Three Books for Prose Writers
For those unsure of what prose might be, the simple answer is anything that isn’t poetry. So instead of following a strict structure such as rhyme or meter, the only structural requirement is that it follows conventional grammar. By this definition – I’m sure everyone has written in this style, and while prose can be anything from academic to casual, I want to focus on creative prose. If you find that you are more of a poetic writer, this probably won’t be helpful. Although you are more than welcome to stay.
Now let me get to the point of this post. Every writer I have met falls into one of three categories in writing and planning their stories. The plotter outlines every idea and situation, the pantser just comes up with an idea and figures out the rest as they write (“by the seat of their pants”), and finally, the plantser, who typically does equal parts of both planning and winging it. None of these are right or wrong when it comes to writing. It just depends on what works for you. Personally, I am the planster. The plotters will like the first book on the list best. However, it is helpful for everyone and is a good idea to read, whether you utilize the ideas or not.
1. Outlining your Novel by K.M. Weiland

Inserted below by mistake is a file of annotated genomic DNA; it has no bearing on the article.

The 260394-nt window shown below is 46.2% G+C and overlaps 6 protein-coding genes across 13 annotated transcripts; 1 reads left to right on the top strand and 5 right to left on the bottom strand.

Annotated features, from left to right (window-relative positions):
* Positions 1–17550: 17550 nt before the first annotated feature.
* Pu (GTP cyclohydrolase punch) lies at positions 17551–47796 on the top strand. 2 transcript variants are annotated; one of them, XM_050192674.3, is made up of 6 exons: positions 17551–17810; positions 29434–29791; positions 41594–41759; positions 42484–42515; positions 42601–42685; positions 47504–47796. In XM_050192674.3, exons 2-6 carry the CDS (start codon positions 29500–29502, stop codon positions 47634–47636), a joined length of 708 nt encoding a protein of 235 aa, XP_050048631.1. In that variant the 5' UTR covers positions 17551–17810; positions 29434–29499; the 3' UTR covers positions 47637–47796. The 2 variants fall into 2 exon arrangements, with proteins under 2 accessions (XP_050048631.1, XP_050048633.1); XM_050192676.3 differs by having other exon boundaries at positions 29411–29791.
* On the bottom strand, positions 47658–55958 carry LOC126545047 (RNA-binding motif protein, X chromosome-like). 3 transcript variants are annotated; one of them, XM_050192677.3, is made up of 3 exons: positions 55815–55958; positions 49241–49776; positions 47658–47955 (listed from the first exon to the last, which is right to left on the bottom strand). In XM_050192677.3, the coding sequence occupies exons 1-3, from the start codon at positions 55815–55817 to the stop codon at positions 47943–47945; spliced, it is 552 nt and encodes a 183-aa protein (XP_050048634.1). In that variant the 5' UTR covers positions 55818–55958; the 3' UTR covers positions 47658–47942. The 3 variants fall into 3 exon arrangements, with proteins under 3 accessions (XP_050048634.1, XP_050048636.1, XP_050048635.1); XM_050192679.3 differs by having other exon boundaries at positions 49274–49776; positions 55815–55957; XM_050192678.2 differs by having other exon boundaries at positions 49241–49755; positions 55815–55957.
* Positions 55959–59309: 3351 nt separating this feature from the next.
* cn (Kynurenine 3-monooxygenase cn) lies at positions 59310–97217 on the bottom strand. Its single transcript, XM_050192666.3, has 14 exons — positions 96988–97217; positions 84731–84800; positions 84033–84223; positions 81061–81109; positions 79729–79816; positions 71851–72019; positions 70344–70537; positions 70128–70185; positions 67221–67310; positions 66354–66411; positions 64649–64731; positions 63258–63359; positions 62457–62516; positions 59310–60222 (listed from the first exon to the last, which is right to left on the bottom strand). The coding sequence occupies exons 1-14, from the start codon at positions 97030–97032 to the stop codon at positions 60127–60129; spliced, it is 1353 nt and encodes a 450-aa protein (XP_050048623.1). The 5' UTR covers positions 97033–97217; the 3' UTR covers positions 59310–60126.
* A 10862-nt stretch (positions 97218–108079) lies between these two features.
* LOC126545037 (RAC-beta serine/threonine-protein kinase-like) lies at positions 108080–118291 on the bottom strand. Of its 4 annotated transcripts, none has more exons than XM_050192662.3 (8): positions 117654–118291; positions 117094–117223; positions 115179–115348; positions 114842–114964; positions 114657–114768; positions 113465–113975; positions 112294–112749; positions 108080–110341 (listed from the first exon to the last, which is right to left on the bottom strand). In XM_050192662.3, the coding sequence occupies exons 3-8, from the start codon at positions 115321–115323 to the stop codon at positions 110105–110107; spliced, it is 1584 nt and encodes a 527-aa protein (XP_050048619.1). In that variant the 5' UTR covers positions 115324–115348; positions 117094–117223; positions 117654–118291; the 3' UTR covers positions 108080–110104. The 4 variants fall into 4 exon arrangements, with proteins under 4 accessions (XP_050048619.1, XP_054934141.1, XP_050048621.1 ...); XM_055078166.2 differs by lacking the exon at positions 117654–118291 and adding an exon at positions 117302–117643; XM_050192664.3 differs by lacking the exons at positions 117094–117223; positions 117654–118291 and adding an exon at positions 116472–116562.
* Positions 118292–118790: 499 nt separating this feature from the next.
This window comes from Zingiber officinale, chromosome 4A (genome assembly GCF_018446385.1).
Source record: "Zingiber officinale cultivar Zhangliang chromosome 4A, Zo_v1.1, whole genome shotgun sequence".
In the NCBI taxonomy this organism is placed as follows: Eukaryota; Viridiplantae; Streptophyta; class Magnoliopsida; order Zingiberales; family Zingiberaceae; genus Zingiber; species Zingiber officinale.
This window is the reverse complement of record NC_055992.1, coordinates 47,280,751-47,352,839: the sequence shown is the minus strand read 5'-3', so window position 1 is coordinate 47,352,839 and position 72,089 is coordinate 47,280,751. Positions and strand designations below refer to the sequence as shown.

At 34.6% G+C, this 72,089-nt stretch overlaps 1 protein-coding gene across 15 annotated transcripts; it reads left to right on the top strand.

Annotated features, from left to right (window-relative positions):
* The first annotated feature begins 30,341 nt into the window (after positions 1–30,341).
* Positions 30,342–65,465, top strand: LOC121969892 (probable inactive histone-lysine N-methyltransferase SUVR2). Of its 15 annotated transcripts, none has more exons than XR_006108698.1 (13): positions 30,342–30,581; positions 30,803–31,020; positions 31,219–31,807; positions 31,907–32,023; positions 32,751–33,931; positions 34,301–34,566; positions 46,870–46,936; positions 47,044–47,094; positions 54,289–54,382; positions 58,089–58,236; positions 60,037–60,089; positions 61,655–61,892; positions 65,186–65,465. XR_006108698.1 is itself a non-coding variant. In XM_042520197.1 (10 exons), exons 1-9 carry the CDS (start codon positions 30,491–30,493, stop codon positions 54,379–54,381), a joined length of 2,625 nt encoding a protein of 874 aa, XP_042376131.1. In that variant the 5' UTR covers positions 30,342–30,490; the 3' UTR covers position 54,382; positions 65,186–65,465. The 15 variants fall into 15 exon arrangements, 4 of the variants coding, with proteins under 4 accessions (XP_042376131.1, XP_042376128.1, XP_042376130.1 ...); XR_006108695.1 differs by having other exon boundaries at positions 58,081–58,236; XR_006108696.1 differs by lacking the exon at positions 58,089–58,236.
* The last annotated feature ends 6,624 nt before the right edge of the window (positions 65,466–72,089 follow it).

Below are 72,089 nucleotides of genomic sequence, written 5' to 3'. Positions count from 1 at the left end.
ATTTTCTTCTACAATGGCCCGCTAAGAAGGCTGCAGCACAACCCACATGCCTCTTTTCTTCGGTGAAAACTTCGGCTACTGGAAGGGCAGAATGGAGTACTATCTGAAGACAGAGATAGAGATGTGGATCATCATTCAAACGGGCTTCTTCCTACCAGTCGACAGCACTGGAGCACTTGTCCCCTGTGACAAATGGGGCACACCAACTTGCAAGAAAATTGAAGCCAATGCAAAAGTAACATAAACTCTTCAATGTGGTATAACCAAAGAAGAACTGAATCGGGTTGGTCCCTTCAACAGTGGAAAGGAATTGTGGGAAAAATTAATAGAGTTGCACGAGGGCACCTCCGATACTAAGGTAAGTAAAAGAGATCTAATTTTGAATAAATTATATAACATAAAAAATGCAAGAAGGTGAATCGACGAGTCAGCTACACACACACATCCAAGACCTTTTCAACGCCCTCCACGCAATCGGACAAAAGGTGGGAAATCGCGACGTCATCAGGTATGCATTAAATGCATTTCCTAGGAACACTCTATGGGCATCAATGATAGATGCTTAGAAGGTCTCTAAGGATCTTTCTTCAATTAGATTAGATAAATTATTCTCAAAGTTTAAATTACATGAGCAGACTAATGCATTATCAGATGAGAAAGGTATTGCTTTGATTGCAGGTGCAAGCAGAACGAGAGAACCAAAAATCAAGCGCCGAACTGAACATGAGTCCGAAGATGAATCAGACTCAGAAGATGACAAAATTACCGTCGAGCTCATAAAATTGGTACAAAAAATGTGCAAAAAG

This book is a fantastic place to start because it highlights the different types of outlines and teaches the reader how to make and use one effectively. Who knows, maybe you are a plotter after all. The second book on this list is by the same author but doesn’t lean towards any specific group. Instead, it focuses on creating characters.
2. Creating Character Arcs by K.M. Weiland
Whether we like it or not, characters are what make or break a story. It doesn’t matter if the plot is amazing if the reader doesn’t like or care about the characters. This is why I am recommending this book. The more you know about the character and their arc, the more realistic they become. Not to mention easier to write. Finally, the third book on the list is what the pantsers will love. The book I put on here is one I am still going through myself but can be easily supplemented with another one of a similar style.
3. 400 Writing Prompts
Sadly, I could not find the author of this. But I placed a prompt book on the list to encourage writing even the most ridiculous ideas. Sometimes the best way to learn is to do. Remember, all writing advice is simply advice. In the end, you figure out what works the best for you. But these books can certainly help the process.